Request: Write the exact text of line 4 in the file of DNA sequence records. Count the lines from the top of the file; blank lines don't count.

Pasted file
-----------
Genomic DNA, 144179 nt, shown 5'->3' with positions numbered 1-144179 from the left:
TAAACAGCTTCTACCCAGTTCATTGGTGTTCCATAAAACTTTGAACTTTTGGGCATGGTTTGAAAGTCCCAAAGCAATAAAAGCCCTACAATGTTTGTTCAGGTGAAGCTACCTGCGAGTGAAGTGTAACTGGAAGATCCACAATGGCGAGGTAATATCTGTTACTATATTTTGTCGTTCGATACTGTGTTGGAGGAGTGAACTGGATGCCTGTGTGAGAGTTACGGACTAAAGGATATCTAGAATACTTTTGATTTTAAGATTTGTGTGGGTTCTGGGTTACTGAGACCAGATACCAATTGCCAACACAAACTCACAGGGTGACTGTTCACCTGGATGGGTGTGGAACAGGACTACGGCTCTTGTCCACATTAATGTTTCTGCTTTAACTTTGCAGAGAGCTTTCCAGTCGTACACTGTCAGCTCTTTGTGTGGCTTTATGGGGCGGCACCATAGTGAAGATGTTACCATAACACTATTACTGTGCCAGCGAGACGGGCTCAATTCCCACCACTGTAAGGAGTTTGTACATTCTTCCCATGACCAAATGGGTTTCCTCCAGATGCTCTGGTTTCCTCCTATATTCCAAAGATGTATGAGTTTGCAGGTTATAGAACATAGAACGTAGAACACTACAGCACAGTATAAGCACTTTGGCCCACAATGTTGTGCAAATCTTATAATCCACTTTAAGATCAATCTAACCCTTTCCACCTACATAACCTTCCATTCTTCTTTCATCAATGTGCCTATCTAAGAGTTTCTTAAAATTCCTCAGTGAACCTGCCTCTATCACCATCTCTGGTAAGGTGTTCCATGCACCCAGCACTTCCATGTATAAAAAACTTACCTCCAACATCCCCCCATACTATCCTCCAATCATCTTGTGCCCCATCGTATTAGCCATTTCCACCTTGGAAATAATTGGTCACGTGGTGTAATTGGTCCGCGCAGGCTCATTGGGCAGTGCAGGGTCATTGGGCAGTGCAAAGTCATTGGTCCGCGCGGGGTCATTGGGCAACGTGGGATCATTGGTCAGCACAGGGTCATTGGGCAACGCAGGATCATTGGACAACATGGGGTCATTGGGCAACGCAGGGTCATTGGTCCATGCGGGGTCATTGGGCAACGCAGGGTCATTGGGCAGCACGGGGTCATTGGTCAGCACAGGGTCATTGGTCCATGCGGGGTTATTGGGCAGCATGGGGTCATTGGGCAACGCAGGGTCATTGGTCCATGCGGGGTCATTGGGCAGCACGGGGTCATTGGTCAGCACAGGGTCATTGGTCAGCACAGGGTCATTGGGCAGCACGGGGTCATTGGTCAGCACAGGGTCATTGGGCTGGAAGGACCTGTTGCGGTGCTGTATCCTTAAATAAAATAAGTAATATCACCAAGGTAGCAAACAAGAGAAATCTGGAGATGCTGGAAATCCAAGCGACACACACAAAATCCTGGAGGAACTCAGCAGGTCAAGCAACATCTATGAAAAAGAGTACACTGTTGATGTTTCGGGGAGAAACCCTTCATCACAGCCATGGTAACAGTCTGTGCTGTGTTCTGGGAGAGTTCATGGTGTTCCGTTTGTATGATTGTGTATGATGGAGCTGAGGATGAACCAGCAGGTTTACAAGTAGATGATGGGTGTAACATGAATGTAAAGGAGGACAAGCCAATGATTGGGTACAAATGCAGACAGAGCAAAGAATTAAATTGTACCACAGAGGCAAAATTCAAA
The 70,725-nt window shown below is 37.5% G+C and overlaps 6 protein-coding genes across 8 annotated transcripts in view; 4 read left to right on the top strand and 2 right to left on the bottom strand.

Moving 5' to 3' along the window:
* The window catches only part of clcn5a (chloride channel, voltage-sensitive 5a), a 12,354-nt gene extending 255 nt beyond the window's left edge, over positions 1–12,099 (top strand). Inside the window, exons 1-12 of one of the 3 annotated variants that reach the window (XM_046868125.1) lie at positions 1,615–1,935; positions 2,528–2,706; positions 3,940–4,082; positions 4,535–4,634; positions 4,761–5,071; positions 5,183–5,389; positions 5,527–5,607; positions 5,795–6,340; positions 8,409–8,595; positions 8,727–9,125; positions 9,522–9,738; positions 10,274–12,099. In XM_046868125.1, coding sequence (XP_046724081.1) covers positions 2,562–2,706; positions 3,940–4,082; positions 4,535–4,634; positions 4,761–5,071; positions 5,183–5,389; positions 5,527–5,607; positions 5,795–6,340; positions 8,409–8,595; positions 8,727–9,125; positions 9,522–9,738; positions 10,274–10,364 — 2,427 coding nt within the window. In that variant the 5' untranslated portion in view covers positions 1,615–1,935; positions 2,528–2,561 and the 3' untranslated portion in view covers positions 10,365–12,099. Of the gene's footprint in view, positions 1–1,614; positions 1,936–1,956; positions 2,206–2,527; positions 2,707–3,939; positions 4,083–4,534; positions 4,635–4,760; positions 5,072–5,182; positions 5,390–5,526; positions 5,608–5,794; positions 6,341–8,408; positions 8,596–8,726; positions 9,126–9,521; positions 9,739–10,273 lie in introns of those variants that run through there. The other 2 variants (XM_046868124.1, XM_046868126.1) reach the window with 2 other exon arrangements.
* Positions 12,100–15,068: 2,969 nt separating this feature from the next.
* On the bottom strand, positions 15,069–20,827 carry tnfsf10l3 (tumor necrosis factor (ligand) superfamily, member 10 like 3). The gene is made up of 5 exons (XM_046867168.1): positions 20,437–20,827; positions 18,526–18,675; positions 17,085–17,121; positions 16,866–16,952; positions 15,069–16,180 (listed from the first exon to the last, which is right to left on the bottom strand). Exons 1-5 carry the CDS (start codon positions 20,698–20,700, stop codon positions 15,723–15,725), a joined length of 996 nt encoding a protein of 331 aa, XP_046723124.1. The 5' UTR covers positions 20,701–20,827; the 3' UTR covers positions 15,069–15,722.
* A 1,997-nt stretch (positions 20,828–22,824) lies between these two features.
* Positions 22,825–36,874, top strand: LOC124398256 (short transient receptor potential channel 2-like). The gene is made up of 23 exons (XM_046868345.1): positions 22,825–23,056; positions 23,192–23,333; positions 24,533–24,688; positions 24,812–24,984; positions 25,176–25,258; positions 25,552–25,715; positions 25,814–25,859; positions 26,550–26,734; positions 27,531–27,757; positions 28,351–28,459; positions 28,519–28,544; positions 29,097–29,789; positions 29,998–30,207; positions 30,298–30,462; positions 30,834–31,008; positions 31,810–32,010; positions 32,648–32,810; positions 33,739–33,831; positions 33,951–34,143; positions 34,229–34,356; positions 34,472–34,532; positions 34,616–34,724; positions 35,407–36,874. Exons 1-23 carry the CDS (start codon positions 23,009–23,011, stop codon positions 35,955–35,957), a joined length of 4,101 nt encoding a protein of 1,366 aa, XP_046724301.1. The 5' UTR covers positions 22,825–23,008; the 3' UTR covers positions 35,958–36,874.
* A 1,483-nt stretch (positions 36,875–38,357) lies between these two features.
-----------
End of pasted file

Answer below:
Moving 5' to 3' along the window: